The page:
Growing Together in the Light

A place for Friends and others to explore Quakerism. A place where, in the Light that comes from God, we may all grow and where we may hope to find a unity that underlies our diversity of language.

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Location: Arlington, Massachusetts, United States

Raised a Friend, I am currently a member of Fresh Pond Meeting in Cambridge, Mass. I am also active in Salem Quarterly Meeting and in New England Yearly Meeting.

Monday, September 05, 2011

Faith is a Relationship



If you ask someone about their faith, they may describe it in terms of a creed or a document. In many church services there is a part in which a statement of faith is recited, be it the Apostle's Creed or the Nicene Creed, or something else. Orthodox Friends might reference The Richmond Declaration of Faith. If you ask me, I am likely to go into a discussion of Barclay's Apology. We tend to view our faith as if it were the same as our beliefs. I am as likely to fall into this trap as anyone. But I don't think that God is particularly interested in theology.

Jesus is always asking his followers whether they believe, whether they have faith. But it is always, do you believe in me, do you have faith in me? When Peter saw Jesus walking on the water, (Matt 14:22-33), Peter said, “Lord, if it is you command me to come to you on the water.” Jesus said come and Peter boldly stepped out of the boat and started walking on the water. But when he noticed the strong wind, he became fearful and began to sink and called out to Jesus, who reached out and saved him. Then Jesus asked, “You of little faith, why did you doubt?” This was not the faith of intellectual belief that he was asking about, this was a question Peter's faith in the power of God to hold him up.

When Jesus healed people, he was clear that it was a matter of faith. Not faith in dogma or scripture but faith in Jesus' ability to heal. When the centurion came and asked Jesus to heal his servant, (Matt 8:5-13) the centurion says, “Don't bother coming to my house, I am not worthy. Just give the order and he will be healed.” Jesus said, “Truly I tell you, in no one in Israel have i found such faith.... Let it be done to you according to your faith.”

But how does this translate to our lives today since Jesus lived and died some 2,000 years ago? This was the key insight of George Fox that Christ can still speak to us. “There is even one Christ Jesus who can speak to your condition.” “Christ has come to teach his people himself.” This was the wondrous news that made Fox's heart jump for joy. Christ can be known inwardly and we are invited to live in relationship with this inward Christ, just as the disciples lived in relationship to the outward Jesus in Galilee. They saw this as a fulfillment of the prophesy of Jeremiah 31:33-34, “ But this is the covenant that I will make with the house of Israel after those days, says the Lord: I will put my law within them, and I will write it on their hearts; and I will be their God, and they shall be my people. No longer shall they teach one another, or say to each other, “Know the Lord,” for they shall all know me, from the least of them to the greatest, says the Lord; for I will forgive their iniquity, and remember their sin no more.” This is a call to know God and to be in relationship with God.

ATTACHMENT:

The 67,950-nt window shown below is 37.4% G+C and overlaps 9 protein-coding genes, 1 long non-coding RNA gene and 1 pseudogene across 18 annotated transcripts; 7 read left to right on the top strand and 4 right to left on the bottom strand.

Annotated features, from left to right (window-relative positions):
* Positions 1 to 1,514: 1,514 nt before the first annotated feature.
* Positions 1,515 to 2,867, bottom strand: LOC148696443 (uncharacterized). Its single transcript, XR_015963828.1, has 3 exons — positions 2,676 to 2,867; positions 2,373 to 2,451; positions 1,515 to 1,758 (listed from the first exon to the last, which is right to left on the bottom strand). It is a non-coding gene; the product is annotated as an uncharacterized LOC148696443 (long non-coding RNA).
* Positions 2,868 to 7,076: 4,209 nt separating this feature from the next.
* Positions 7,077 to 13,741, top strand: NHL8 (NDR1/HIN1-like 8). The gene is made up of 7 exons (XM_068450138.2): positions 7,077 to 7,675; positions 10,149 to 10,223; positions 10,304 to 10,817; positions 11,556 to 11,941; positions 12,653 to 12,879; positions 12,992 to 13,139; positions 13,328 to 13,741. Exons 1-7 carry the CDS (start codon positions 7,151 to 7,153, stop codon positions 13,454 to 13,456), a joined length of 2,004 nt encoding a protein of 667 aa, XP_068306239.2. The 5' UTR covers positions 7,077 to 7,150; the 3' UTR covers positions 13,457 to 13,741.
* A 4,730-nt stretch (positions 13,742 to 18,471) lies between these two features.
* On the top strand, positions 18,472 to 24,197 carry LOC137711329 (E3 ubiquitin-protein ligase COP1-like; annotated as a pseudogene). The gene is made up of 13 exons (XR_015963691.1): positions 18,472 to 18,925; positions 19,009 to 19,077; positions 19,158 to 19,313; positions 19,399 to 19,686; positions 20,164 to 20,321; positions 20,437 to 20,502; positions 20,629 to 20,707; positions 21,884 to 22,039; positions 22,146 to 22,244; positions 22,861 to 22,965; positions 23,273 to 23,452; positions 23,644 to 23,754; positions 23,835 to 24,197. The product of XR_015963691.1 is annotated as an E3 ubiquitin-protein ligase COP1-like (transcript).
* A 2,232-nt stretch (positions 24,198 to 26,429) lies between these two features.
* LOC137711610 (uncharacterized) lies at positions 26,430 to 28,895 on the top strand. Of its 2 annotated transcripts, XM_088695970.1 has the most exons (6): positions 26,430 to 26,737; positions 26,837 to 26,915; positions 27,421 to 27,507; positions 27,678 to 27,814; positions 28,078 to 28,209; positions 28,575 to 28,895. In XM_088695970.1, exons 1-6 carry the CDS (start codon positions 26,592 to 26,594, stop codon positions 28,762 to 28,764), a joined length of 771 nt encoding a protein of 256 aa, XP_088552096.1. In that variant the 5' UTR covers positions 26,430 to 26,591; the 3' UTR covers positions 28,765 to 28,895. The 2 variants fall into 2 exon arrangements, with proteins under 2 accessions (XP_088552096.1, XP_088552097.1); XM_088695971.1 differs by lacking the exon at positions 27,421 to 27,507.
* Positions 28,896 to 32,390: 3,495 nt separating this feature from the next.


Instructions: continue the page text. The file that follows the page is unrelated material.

Evangelical Christians are right on the mark with their question “Have you accepted Jesus Christ as your personal Lord and Savior?” if they mean by that, “Do you trust the voice of Christ within you to lead you to healing and greater love and understanding?” But for me, this question carries with it a sense that there is only one relationship to have with Jesus and our experience of the Divine takes a single form. If you haven't had a particular experience or if your relationship with God is different, then you are, at best, a second-class Christian. The Biblical record contradicts this. God appears to people throughout the Bible and each event is unique. God walks with Adam in the cool of the morning. God appeared to Abraham in the form of 3 strangers walking down the road. Moses encountered God in a burning bush. Jacob wrestled with God through an entire night. God answered Job out of a whirlwind. God appeared to Elijah as a still small voice after the whirlwind, the earthquake and the fire had all passed by. The miracle of Pentecost was not that the apostles spoke in tongues. The miracle was that the apostles spoke and every listener heard them in their own language. God is always speaking to us in our own language and in the context of our own knowledge and experience. If we have a personal relationship with God, than each relationship will be unique, just as each of us are unique. And each of is is being called into relationship with God.


Blessings,

Will T

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2 Comments:

Blogger Bill Samuel said...

This is absolutely critical. Jesus said he was, "the way, the truth, and the life." This can be hard to grasp, and humans have the tendency to concretize it by substituting things such as doctrine about Jesus, particular rituals, etc.

My current church has no doctrinal statement but rather a vision statement. It is all framed around being followers of Jesus. It is seen as a dynamic relationship, not as something that can be fixed in a set of doctrines or rules. This seems to me to be the way we are called.

Relationships can seem messy, and codifications of doctrine or ritual neat and orderly. But relationships are deeply alive and provide us the best opportunity to grow in faithfulness.

September 06, 2011 8:47 AM  
Blogger Tania said...

Will, thanks so much for this. You gave me a nudge to write my own blog post: http://thefriendlyfunnel.quakerism.net/2011/09/06/pondering-tattoos-and-jesus/ .

September 06, 2011 3:13 PM  

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